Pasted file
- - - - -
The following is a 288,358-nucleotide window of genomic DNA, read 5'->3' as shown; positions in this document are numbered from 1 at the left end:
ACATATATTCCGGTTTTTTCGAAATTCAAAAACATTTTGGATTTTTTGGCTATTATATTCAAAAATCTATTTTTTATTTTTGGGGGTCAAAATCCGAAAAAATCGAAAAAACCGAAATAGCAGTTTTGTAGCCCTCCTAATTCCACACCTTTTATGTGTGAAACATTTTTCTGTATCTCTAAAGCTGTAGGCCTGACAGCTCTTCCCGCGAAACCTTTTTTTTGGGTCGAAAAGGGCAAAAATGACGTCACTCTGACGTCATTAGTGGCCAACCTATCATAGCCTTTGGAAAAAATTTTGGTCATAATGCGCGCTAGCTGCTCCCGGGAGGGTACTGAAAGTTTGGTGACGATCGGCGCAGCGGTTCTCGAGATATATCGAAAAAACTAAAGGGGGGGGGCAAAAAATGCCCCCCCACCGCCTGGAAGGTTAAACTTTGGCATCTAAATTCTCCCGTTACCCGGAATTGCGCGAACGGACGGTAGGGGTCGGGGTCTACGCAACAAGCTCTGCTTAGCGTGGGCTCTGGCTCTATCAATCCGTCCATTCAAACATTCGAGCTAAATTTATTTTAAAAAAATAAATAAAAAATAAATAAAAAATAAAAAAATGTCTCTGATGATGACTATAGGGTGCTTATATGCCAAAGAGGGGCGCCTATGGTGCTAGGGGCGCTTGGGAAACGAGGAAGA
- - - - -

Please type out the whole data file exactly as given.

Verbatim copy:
The following is a 288,358-nucleotide window of genomic DNA, read 5'->3' as shown; positions in this document are numbered from 1 at the left end:
ACATATATTCCGGTTTTTTCGAAATTCAAAAACATTTTGGATTTTTTGGCTATTATATTCAAAAATCTATTTTTTATTTTTGGGGGTCAAAATCCGAAAAAATCGAAAAAACCGAAATAGCAGTTTTGTAGCCCTCCTAATTCCACACCTTTTATGTGTGAAACATTTTTCTGTATCTCTAAAGCTGTAGGCCTGACAGCTCTTCCCGCGAAACCTTTTTTTTGGGTCGAAAAGGGCAAAAATGACGTCACTCTGACGTCATTAGTGGCCAACCTATCATAGCCTTTGGAAAAAATTTTGGTCATAATGCGCGCTAGCTGCTCCCGGGAGGGTACTGAAAGTTTGGTGACGATCGGCGCAGCGGTTCTCGAGATATATCGAAAAAACTAAAGGGGGGGGGCAAAAAATGCCCCCCCACCGCCTGGAAGGTTAAACTTTGGCATCTAAATTCTCCCGTTACCCGGAATTGCGCGAACGGACGGTAGGGGTCGGGGTCTACGCAACAAGCTCTGCTTAGCGTGGGCTCTGGCTCTATCAATCCGTCCATTCAAACATTCGAGCTAAATTTATTTTAAAAAAATAAATAAAAAATAAATAAAAAATAAAAAAATGTCTCTGATGATGACTATAGGGTGCTTATATGCCAAAGAGGGGCGCCTATGGTGCTAGGGGCGCTTGGGAAACGAGGAAGA